Major password manager LastPass suffered a breach — again
LastPass, a major password manager, says it has suffered its second breach in three months by the same unauthorized party.
LastPass CEO Karim Toubba announced Wednesday that the company detected "unusual activity" within a third-party cloud storage service but that customers' passwords remain safely encrypted.
"We immediately launched an investigation, engaged Mandiant, a leading security firm, and alerted law enforcement," Toubba wrote in a statement.
An unauthorized party gained access to parts of the LastPass development environment during a four-day period in August. There was no evidence of access to customer data, Toubba wrote after this first breach, noting that the development environment does not contain any customer data.
Three months later, the same party used the information it gained in August to access "certain elements" of customers' information, Toubba said.
Toubba maintains that passwords are safely encrypted despite the recent breach.
"We are working diligently to understand the scope of the incident and identify what specific information has been accessed," Toubba said. "In the meantime, we can confirm that LastPass products and services remain fully functional."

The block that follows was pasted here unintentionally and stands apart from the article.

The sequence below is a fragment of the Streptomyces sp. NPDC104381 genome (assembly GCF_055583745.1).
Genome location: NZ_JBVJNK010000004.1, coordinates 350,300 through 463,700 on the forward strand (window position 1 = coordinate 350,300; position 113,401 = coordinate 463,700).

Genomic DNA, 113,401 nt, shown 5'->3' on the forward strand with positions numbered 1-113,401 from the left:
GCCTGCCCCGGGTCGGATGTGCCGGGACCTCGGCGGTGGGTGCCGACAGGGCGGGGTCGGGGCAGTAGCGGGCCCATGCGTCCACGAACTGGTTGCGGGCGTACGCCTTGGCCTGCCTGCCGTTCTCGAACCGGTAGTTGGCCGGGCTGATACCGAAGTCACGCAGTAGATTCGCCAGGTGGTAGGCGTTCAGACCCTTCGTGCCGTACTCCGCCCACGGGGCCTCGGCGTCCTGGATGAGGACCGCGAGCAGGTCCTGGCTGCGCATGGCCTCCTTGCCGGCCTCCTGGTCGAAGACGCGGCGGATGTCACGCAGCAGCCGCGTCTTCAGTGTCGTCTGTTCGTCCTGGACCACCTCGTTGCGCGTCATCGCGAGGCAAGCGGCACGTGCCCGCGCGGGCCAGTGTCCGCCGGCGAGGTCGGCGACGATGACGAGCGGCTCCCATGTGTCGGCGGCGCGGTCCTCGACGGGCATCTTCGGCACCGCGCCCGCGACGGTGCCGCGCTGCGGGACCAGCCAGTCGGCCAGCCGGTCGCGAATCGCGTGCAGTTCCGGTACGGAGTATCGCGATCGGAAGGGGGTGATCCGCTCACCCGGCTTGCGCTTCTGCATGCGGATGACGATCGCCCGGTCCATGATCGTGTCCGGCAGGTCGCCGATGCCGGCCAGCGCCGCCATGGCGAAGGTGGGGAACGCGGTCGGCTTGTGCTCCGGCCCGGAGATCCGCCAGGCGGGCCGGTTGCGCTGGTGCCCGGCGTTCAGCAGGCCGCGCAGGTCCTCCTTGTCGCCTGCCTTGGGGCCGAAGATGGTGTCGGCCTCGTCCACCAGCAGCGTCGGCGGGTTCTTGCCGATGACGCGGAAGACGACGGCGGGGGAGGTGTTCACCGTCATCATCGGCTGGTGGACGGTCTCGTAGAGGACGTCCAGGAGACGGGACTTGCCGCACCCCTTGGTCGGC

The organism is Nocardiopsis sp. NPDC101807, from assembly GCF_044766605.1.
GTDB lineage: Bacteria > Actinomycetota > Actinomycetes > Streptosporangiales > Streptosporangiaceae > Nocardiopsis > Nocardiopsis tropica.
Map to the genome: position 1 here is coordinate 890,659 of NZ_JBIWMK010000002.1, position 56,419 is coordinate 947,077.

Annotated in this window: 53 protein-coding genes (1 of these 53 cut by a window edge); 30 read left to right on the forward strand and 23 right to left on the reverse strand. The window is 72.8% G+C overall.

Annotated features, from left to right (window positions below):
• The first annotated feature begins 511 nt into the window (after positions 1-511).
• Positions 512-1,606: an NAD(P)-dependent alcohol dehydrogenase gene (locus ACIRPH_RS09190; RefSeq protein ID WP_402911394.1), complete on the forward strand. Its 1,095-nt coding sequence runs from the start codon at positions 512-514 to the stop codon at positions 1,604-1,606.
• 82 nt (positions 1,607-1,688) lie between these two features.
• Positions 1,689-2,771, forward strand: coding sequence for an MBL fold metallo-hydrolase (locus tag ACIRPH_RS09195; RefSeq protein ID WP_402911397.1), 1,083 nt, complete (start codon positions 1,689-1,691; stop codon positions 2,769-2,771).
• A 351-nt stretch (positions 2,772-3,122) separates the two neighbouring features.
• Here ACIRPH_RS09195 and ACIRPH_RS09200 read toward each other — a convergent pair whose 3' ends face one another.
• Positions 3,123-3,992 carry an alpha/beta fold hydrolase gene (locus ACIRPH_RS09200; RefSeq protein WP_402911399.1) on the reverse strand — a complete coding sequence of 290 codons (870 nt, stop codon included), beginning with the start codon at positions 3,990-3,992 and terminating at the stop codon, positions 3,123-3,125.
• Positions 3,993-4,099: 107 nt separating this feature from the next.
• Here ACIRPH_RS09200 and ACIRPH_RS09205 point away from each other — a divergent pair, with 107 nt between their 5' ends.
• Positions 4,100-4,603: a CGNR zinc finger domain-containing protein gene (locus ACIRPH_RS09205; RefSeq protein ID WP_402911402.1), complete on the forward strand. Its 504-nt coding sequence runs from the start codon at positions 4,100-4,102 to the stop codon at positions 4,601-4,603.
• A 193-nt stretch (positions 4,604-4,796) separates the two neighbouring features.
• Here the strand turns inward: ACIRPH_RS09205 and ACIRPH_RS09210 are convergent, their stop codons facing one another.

Still, the company recommended that its users "follow our best practices around setup and configuration," includingsetting up multi-factor authentication.
Wirednamed LastPass one of its honorable mentions for password managers this year. Previously, it was the tech publication's favorite free option before LastPass changed its free plan to limit users to a single device.
"Lastpass' paid plan offers most of the same features you'll find in our other top picks, though it lacks the travel features of 1Password and isn't open source like BitWarden," Wired wrote. "We just don't see any reason to suggest it over our top picks, and it was recently hacked."
Copyright 2022 NPR. To see more, visit https://www.npr.org.